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57 of 60 people found the following review helpful
5.0 out of 5 stars Nothing Further From Veneer
When it comes to Folk, recent years have been bountiful with great new and original artists. Whether you think of Sam Beam, Polly Paulusma or Devendra Banhart, just to name just a very few great and distinct voices.

Folk is reinventing itself and, as the Kings of Inconvenience's first album announced, "quiet is the new loud." In that vein, "Veneer" -Jose...
Published on September 21, 2005 by Juan Mobili

versus
1 of 2 people found the following review helpful
2.0 out of 5 stars could be a great folk musician but....
frankly not for everyone. Jose Gonzalez explores intimacy in this album through his melodic guitar, but frankly I was not able to dig all the album, perhaps I was not in the mood? or maybe was too folky for me?. Certainly I have read several reviews and it seems that everyone loves José, I wonder if it is an overrated musician?,or it just maybe that I didn't...
Published on January 3, 2011 by Randall


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57 of 60 people found the following review helpful
5.0 out of 5 stars Nothing Further From Veneer, September 21, 2005
By 
Juan Mobili (Valley Cottage, NY USA) - See all my reviews
(REAL NAME)   
This review is from: Veneer (Audio CD)
When it comes to Folk, recent years have been bountiful with great new and original artists. Whether you think of Sam Beam, Polly Paulusma or Devendra Banhart, just to name just a very few great and distinct voices.

Folk is reinventing itself and, as the Kings of Inconvenience's first album announced, "quiet is the new loud." In that vein, "Veneer" -Jose Gonzalez's debut- should be considered another omen of Folk's unending trove of beauties, and proof that this is someone to keep tabs on.

Jose Gonzalez is a resident Gothenburg, Sweden, the son of Argentinean parents and, as the result of this album, this year's "best new artist" Swedish Grammy winner.

The story goes that his father gave Jose two books of guitar tunes -one of Beatles' songs and the other Bossa Nova- after which point he picked up the instrument, studied Flamenco and Classical guitar, developed an interest on Joao Gilberto and Joy Division, and started to compose his own material.

Speaking of his songs, the comparisons already abound, some are too generic -are we going to associate anyone who picks up an acoustic guitar and sings in a hushed voice with Nick Drake?- while other may misguide you. For instance, there's indeed a touch of early Paul Simon, parallels to Iron & Wine and even a hint of Mark Kozelek, in Gonzalez' style.

Still, when it comes to influences, I find stronger forces shaping his sound. Namely, the spirit of Joao Gilberto's intimate gems and the apparent inheritance of Argentinean melancholia ... all good things, of course, but not telling the full story about this guy.

Gonzalez is more than a faithful copyist. What he's done is embodied his influences deeply, and brought a very personal tone to these -all self-penned- songs. His voice and his remarkable guitar playing manage to conjure up quite distinct moods, from song to song, although the instrumentation never grows beyond the sound of the man and his brilliant guitar, with the exception of some moving trumpet work on the gorgeous "Broken Arrows."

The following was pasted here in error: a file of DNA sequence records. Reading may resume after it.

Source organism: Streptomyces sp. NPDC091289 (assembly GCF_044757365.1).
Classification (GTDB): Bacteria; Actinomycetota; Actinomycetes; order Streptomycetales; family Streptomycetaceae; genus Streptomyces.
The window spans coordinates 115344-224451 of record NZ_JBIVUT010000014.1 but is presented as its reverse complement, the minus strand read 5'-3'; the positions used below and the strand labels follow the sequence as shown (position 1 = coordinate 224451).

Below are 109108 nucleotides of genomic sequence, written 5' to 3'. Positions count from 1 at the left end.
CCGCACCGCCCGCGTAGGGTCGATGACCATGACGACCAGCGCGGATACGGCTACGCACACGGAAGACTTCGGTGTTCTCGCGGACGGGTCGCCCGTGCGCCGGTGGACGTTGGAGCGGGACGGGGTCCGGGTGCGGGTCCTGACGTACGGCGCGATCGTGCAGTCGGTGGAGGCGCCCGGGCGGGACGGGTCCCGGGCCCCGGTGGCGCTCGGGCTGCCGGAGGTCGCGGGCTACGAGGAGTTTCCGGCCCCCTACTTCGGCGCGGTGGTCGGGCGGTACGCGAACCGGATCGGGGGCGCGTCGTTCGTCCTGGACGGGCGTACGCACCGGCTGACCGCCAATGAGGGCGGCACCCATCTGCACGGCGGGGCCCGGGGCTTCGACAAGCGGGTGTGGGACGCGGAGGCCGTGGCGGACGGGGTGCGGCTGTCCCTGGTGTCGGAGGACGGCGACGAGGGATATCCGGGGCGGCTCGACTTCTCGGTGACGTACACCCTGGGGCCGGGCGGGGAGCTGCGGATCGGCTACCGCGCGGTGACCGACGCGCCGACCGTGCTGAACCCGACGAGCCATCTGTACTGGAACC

In terms of the songs themselves, there's plenty to appreciate and be swept by, from the subtle bossa nova of "Remain" to the more edgy "Lovestain" or the tender harmonies -all voices courtesy of Gonzalez himself- of "Heartbeats."

As great the preceding songs are, to me, the gold lies in "Crosses," "Deadweight In Velveteen," "Broken Arrows" and -my personal favorite- "Stay In The Shade." In each of these songs, Gonzalez' guitar excels, and his voice seems the only other sound that could be appropriate to elevate their magic.

In Europe, they have already realized the gift this album is, hopefully there will be a similar reaction in the States, that could lead to a domestic edition, and eliminate the high-price barriers of import costs.

All in all, this is one the most remarkable recordings I heard this year, whether you are thinking of new artists or new shades of Folk, and whatever you end up paying for it will not be reason for disappointment.
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8 of 8 people found the following review helpful
5.0 out of 5 stars Awesome!, June 5, 2006
By 
This review is from: Veneer (Audio CD)
Like many, I first became aware of Jose Gonzalez through one of his songs, "Heartbeats" being used to advertise a new electronic product on TV. The scene in the ad was typical California: San Francisco, a warm sunny day, and with loads of different beautiful colours dancing across the screen. The song captured the scene magnificently, and apparently, the advertising was telling us that this was the beauty of colour that would get with one of these TVs.

The interesting thing is that the lyrics of the song, ("To call for hands of above, to lean on. Wouldn't be good enough for me") have absoultely nothing to do with either bright summer days or fancy new electronic gadgets but somehow it just works. The sheer warmth of his voice (drenched in - to these ears - latin/Brazilian influence) and the magic of his guitar playing, just makes it work. In fact, it wouldn't really matter what language he was singing in. Even if it was Martian, I'd still love it.

The other interesting thing, at least for me, is that although I've always loved acoustic guitar, I would never have thought that an entire album of songs with just guitar and voice would be sustainable. There is a brief trumpet solo at the end of "Broken Arrows", the last song on the CD but apart from that, it's as pure as the driven snow. It works on that level too.

Even his lyricism has a certain purity. Take the song "Lovestain" for instance: "You left a lovestain on my heart, And you left a bloodstain on the ground. But blood comes off easily". Now anyone with even a rudimentary knowledge of crime scene investigation will know that blood is a demon to get off of any surface and therein lies the power of the lyric. The pain of love lost might eventually become bearable but it never really goes away? Not only that - those three short sentences are the entire song. And again, it works!